Grocery Buying in the Current Economy

Worried consumers cut back on luxuries and convenience foods.

By Diane Toops, News & Trends Editor

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How were shoppers affected by the economic downturn? How did it change their health and nutrition attitudes toward buying functional or fortified foods or environmental practices like recycling? To find out, HealthFocus International (HFI), a consulting firm specializing in food and nutrition issues, conducted surveys in April and October of 2009.

"Grocery Buying in the Current Economy" is the resulting report. The survey of 1,000 primary shoppers last April found 35 percent of shoppers were, indeed, affected by the economy through household income reductions, which in turn changed their shopping behavior.

Six months later, HFI surveyed another 1,000 shoppers to gauge their current attitudes and find out which food and beverage items were most impacted as they started cutting back on groceries they purchase to save money. (Both surveys excluded shoppers that had been unemployed for longer than six months and unemployed retirees.)

Many of the concerns reported in the April 2009 study are still in place and are continuing to impact shopper cost cutting behaviors.  Some 36 percent of respondents suffered household income reductions, on par with the previous six months, and 78 percent were either extremely or somewhat nervous about the economy (down from almost 90 percent six months before).

Two key groups of shoppers exhibited particularly interesting behavior changes: those who are very nervous about the economy and shoppers with annual incomes over $75,000.

Almost 80 percent of shoppers are still very or somewhat nervous about the economy (down from almost 90 percent six months ago). Although that is a small improvement, fewer than 1 in 10 shoppers are confident about the economy. So the improvement is not translating to a positive outlook but, rather, arresting the negative decline. High levels of concern continue to have a profound impact on shopper actions and attitudes.

Almost three quarters of the October shoppers had a higher level of concern about the cost of groceries than those in the April survey. Shopping on sale increased, and more than half the shoppers in almost every group are buying on sale more now than in the past.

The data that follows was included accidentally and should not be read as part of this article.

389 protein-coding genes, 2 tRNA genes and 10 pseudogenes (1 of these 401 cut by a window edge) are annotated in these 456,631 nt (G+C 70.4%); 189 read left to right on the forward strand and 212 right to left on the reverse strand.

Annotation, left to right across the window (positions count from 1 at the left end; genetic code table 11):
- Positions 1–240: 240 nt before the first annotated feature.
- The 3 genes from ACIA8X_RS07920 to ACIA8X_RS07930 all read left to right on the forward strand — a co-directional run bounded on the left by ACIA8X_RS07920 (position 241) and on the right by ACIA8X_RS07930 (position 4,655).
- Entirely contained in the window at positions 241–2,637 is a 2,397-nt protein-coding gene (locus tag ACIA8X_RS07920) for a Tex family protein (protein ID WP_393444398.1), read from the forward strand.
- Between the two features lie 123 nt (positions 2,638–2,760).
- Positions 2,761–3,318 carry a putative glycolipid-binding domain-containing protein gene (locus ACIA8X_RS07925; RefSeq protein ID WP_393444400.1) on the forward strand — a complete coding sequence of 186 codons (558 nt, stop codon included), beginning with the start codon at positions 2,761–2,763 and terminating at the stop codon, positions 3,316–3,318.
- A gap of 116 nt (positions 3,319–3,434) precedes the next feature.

Almost 60 percent of shoppers report eating out less at fast food restaurants (up 11 percent) than they did six months before. Those very nervous about the economy became even more proactive and aggressive in their commitment to manage/reduce costs; 12 percent claim they cut coupons more often, and more than half (54 percent) cut down on the quantity of groceries purchased to save money, up from 42 percent.

The group that is very nervous about the economy represents almost a third of all shoppers and, clearly, the extended economic uncertainty has had a very profound and deepening impact on their attitudes and behavior regarding food and beverage purchases.

Those with incomes greater than $75,000 are more moderate in their approach to “cutting back,” but almost three-quarters of this group are concerned about the future. And their food & beverage shopping patterns have been impacted to a significant degree.  They are more aggressive in their effort to manage costs than they were six months before. Almost half now cut coupons more, up 15 percent from the prior study, and spend less on entertainment. More impactful to manufacturers, 40 percent buy private label or store brands more often.

As in the April study, about a third of shoppers report they “have recently started cutting down on the quantity of groceries we purchase to save money.”  Items that shoppers may see as “luxuries” but “not essential” include convenience, desserts, snacks, and candy. Admittedly, what shoppers actually do may not match what they claim they do, but these items are the ones shoppers attitudinally consider to be the most expendable to save money.

Conversely, the items shoppers claim to cut back on the least are basic foods and core health items like fresh fruits, fresh vegetables, protein and grains. All things being equal from a cost perspective, these (attitudinally) are the items shoppers consider the most valuable.

“I think it’s critical that even the highest-income consumer is looking for ways to cut back in the grocery store,” says Barbara Katz, HealthFocus president. “It says to me that even without income cuts, loss of equity and declining real estate values, people are looking at ways to save money.”

For the full report contact julie.johnson@healthfocus.com

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